I don't proofread my posts before I publish them... cause I keep my thoughts au naturale.

Friday, July 25, 2014

If you write, write right.

As someone with my MA in English, I can be a bit of a Grammar Nazi.  I try not to do it with anyone but my immediate family, because I don't want to lose any friends over it.  No, if you use to or too incorrectly or their, there, they're incorrectly, I will just silently judge you and shake my head.  One of my huge pet peeves is when someone writes, "would OF" instead of "would HAVE."  When someone writes would've, it does sound similar to would OF, but it is a contraction for would HAVE... but I digress.

Almost yearly, the MLA comes out with new standards in English writing.  Some make sense, others I refuse to embrace.  And I think in most regards that should be a writer's prerogative.  As the new standards become implemented, teachers would have to be hardcore devoted to memorizing those standards and passing them on, which for public school teachers is a lot to add to their plate that includes little pay and stupid standardized testing requirements.  So, it could take a decade for some of this stuff to even be taught in public classrooms.

At the grad school I attended, there were come teachers who were very anal about adhering to every new comma rule, splice sentence, etc.  And I can understand their logic, but as someone who enjoys writing, please don't make us hate the English language.  I got my only C in grad school from an older lady professor who graded my essays harshly because I didn't write the way she wanted me to.  It wasn't about grammar, it was about order and opinion, etc.  I took the lower grades because I think it should be more about what you're saying than how you say it.  (Except the things like to and too and their and they're... those change the whole meaning of a sentence.)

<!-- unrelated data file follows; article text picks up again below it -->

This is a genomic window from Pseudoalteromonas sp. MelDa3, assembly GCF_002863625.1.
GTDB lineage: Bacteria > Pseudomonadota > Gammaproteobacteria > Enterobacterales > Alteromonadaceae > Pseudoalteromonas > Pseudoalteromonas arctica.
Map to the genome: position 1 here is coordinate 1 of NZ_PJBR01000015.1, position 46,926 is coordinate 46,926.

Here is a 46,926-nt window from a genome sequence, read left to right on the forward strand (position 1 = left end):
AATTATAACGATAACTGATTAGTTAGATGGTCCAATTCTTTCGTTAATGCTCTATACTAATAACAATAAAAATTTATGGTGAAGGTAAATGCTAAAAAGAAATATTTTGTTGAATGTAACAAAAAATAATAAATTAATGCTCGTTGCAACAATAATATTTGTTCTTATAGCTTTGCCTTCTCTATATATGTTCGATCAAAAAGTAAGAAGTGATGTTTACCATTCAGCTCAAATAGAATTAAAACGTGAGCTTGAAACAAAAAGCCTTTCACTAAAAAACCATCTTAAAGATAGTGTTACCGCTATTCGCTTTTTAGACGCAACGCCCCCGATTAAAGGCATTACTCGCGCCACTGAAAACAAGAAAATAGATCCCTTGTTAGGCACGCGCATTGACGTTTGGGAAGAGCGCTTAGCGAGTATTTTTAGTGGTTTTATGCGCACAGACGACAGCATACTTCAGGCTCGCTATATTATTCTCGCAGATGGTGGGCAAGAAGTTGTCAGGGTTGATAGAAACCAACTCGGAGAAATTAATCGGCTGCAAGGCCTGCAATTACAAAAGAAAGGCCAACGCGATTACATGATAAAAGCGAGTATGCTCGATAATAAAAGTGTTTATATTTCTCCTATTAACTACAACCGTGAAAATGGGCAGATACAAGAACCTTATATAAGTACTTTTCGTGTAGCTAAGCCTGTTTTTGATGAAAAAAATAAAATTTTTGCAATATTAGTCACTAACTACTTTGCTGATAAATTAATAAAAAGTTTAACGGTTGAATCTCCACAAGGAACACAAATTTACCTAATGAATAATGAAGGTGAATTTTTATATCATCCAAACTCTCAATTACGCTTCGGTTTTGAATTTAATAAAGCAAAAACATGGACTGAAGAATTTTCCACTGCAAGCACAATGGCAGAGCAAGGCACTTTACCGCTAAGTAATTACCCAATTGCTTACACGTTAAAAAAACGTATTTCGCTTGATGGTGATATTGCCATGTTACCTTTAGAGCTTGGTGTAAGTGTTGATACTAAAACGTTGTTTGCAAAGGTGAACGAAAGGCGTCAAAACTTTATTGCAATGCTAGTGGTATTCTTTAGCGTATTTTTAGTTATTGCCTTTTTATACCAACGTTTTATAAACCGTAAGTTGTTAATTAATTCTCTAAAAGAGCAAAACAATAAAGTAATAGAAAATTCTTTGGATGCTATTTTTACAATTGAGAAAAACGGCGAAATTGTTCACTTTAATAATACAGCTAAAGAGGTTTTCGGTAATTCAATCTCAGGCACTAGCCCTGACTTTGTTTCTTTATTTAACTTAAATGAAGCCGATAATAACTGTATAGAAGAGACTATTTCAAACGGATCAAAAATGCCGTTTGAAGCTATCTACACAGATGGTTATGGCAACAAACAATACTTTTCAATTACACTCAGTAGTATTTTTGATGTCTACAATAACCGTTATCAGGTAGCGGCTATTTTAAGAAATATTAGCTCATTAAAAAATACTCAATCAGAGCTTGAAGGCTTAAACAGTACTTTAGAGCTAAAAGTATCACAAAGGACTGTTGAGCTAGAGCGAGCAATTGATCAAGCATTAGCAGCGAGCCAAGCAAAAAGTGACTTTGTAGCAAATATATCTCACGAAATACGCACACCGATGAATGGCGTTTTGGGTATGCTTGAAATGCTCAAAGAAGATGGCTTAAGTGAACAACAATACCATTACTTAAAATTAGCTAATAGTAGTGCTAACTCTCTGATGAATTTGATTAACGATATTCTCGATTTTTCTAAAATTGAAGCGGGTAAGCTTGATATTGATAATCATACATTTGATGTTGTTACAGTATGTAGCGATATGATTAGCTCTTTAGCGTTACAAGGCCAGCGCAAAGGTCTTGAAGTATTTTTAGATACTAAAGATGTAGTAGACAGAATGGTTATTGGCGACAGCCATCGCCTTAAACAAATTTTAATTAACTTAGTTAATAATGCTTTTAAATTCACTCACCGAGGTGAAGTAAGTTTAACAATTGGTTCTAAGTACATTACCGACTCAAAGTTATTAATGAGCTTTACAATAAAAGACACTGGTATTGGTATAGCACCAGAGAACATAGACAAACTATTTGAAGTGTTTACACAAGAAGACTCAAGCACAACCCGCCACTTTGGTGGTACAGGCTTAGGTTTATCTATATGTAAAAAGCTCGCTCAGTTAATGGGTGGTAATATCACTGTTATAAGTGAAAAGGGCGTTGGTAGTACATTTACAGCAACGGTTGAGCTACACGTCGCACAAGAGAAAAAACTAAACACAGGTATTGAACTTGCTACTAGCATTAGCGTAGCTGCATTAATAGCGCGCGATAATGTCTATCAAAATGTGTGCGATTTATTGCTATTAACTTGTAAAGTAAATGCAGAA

My point is that when it comes to writing, shouldn't it be more about what is being said.  In all honesty, as an English teacher myself, every teacher wants something different.  This isn't math, where 2 + 2 will always equal 4.  I've had teachers who told me I used too many commas, some who said I didn't use enough, yet growing up, they taught you that if you were talking and would pause, that's where a comma would go.  They don't say that anymore.  Who talks about clauses anymore?  These comma happy/comma lacky teachers are just confusing their students by making them obsess over the technical aspects, when it should be about what the CONTENT is.  Especially when 9 times out of 10, your professor's/teacher's comma rules are outdated.

I'm sorry to all the writers out there who have spent hours editing their writing because someone has marked their work in red because they used a preposition at the end of a sentence of used three exclamation points, because you're only really "allowed" to use one. 

If you can take a stand, do it.  If you have to take a C because you know your writing is good and that old lady professor wants you to do it exactly how she does, go for it.  No one should have to conform their writing style.  There's something to be said for uniqueness. 

So all of you that use to and too incorrectly or their, there and they're wrong, stop it.  It's not that hard to figure out... seriously.  But if you are like me and grew up with two spaces after every period, don't change because your English teacher told you to.  What's wrong with two spaces after a period?  Does it make things read differently?  NOPE.  And did  you catch that?  I said "nope" and used a period at the end... but it wasn't a complete sentence because I didn't have a subject and a predicate.  Ugh.  Who cares!  Not this Grammar Nazi.

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